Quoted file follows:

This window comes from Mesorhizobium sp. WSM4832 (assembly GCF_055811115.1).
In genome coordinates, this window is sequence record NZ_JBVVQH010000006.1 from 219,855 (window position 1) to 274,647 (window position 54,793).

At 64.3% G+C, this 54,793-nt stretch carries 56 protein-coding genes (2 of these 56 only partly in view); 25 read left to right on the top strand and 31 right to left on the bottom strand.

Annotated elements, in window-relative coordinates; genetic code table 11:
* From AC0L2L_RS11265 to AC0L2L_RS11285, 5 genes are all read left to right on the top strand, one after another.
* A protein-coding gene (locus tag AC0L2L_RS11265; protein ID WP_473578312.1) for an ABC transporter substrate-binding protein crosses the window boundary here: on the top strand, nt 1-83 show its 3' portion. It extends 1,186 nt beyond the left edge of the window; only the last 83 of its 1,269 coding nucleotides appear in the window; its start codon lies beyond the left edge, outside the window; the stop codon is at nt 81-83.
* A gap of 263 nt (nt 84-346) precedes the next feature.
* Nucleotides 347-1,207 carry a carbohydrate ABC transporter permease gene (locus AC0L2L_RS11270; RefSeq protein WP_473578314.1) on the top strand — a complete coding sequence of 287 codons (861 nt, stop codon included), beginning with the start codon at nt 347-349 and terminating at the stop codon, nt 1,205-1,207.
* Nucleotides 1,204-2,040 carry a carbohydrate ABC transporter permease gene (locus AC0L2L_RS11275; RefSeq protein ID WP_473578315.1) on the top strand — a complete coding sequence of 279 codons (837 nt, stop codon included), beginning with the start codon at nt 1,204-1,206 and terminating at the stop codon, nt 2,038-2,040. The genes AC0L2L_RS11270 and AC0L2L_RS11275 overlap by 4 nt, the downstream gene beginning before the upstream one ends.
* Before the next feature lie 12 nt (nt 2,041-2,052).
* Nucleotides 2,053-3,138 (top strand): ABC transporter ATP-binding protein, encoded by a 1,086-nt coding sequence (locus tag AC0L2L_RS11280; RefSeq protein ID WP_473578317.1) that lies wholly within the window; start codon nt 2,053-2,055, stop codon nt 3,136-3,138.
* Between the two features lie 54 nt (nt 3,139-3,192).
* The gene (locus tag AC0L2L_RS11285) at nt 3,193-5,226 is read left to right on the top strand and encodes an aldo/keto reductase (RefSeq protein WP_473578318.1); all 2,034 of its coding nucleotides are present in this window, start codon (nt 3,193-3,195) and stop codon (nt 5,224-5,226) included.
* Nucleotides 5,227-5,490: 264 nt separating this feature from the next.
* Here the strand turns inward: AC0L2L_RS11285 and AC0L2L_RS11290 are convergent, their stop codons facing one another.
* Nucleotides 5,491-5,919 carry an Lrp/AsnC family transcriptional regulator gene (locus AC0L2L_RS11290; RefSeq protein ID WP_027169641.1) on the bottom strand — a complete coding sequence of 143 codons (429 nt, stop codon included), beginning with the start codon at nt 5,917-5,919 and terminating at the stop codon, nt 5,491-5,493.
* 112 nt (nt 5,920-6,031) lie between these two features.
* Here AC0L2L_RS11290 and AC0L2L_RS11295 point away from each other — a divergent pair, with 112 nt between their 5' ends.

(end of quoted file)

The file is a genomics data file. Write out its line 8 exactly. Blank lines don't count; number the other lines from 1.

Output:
* Nucleotides 347-1,207 carry a carbohydrate ABC transporter permease gene (locus AC0L2L_RS11270; RefSeq protein WP_473578314.1) on the top strand — a complete coding sequence of 287 codons (861 nt, stop codon included), beginning with the start codon at nt 347-349 and terminating at the stop codon, nt 1,205-1,207.